Additional steps to protect outdoor workers include:

Step 1: Provide insect repellents, and encourage their proper use.

Step 2: Provide workers with, and encourage them to wear, clothing that covers their hands, arms, legs, and other exposed skin. Consider providing workers with hats with mosquito netting to protect the face and neck.

Step 3: In warm weather, encourage workers to wear lightweight, loose-fitting clothing. This type of clothing protects workers against the sun’s harmful rays and provides a barrier to mosquitoes.

Step 4: Provide workers with adequate water, rest, and shade, and monitor workers for signs and symptoms of heat illness.

Step 5: Get rid of sources of standing water (e.g., tires, buckets, cans, bottles, barrels) whenever possible to reduce or eliminate mosquito breeding areas. Train workers about the importance of eliminating areas where mosquitos can breed at the worksite.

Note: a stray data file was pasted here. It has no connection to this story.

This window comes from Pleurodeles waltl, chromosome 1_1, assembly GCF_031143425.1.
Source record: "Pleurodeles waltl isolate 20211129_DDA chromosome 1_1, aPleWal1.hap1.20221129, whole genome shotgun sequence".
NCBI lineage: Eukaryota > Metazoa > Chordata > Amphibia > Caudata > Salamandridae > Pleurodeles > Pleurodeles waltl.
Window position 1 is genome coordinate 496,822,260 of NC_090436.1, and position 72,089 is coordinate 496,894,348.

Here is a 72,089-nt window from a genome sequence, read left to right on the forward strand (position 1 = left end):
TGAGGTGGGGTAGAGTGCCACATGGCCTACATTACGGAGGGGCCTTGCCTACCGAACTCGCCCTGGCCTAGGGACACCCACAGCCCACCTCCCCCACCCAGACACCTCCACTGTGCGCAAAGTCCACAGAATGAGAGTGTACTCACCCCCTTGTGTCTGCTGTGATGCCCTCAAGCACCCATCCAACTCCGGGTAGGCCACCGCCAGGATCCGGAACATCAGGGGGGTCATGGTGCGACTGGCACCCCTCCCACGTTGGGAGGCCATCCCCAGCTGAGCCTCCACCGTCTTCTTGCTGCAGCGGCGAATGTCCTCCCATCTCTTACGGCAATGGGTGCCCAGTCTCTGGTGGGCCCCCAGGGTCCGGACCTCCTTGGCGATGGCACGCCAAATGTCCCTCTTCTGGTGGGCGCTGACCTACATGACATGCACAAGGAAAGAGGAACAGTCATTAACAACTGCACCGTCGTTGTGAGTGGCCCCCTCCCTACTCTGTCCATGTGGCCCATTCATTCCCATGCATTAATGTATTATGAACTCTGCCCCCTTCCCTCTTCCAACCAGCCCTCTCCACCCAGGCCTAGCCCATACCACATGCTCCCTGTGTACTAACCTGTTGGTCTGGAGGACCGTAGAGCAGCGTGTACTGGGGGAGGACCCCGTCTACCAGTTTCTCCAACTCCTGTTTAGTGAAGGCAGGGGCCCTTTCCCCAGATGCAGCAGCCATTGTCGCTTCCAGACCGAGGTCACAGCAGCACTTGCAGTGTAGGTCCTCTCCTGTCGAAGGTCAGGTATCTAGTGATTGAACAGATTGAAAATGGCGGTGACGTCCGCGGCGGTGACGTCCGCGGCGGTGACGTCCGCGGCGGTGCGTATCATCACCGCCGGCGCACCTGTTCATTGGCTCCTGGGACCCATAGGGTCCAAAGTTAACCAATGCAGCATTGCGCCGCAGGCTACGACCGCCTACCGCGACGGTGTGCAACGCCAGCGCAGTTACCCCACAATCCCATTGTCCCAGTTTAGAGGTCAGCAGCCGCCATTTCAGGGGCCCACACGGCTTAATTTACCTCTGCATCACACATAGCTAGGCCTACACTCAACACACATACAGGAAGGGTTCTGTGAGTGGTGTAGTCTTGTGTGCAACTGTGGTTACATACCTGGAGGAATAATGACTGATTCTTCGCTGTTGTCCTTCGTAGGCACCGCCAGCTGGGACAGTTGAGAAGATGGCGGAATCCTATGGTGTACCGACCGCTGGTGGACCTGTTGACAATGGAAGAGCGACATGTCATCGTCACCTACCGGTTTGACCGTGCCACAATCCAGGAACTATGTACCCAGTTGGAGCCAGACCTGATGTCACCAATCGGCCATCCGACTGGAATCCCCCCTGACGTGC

Step 6: If requested, consider reassigning workers who indicate they are or may become pregnant or who have a sexual partner who is or may become pregnant to indoor tasks to reduce their risk of mosquito bites.

 

Earthquake Protection, Preparation, Response and Recovery

Contrary to public perception, earthquake preparedness is not just an issue in California. All Pacific coast states; the inland western states; the New Madrid region along the Mississippi and Ohio valleys; the Charleston, South Carolina area; the New England region; Alaska; Hawaii and many others have exposure to earthquake damage. California has a greater frequency and severity, but California companies are generally better prepared. Is your facility prepared?
Protection and preparation

Earthquake Recommendations: